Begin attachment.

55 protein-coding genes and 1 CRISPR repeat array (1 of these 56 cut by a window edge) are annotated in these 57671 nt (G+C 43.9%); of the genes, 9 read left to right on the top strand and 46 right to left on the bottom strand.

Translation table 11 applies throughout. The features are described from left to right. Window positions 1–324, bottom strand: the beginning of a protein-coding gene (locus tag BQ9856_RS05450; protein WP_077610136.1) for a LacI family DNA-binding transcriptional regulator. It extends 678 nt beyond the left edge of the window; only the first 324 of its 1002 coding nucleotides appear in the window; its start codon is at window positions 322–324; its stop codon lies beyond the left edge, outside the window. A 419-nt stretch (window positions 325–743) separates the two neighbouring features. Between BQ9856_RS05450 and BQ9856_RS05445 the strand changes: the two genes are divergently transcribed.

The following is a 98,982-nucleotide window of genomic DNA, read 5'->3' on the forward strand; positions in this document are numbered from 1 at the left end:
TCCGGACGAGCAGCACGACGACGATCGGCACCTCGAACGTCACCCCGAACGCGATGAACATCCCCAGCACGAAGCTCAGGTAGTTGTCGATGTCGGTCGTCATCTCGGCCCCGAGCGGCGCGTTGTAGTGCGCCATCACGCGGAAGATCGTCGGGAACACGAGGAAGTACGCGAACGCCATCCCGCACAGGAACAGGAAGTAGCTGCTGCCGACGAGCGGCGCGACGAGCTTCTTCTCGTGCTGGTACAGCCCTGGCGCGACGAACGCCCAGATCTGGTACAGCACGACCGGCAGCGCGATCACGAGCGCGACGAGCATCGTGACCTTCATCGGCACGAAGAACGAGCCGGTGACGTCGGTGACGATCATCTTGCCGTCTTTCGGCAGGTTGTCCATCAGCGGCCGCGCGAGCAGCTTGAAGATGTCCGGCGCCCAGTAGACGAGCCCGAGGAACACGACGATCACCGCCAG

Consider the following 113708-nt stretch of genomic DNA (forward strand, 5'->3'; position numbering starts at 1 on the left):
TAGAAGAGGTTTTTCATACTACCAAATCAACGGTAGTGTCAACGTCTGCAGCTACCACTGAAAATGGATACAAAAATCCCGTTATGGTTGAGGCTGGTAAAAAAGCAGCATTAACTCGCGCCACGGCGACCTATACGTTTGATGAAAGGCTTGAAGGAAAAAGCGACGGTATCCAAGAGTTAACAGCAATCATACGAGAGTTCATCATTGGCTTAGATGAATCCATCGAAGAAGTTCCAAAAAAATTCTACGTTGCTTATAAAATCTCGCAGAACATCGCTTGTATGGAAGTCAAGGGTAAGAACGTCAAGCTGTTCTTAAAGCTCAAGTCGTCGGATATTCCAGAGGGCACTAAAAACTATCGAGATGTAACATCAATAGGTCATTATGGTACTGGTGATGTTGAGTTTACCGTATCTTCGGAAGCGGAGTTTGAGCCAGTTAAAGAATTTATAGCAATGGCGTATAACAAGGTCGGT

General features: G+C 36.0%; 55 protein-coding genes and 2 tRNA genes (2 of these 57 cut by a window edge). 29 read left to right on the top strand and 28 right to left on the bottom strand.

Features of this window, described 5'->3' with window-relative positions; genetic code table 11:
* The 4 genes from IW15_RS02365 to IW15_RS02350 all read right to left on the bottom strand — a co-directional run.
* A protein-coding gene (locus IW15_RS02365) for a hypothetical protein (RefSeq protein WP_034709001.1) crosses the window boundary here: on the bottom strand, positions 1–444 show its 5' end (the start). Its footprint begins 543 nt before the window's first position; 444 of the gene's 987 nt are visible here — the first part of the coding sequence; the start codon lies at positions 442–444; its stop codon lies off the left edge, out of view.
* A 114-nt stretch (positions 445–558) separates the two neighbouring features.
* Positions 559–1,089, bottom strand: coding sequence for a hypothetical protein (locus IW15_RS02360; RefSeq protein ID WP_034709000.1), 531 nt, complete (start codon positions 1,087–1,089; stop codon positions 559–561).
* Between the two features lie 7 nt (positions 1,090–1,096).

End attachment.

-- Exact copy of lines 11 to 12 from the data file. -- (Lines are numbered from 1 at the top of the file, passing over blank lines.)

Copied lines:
* A 114-nt stretch (positions 445–558) separates the two neighbouring features.
* Positions 559–1,089, bottom strand: coding sequence for a hypothetical protein (locus IW15_RS02360; RefSeq protein ID WP_034709000.1), 531 nt, complete (start codon positions 1,087–1,089; stop codon positions 559–561).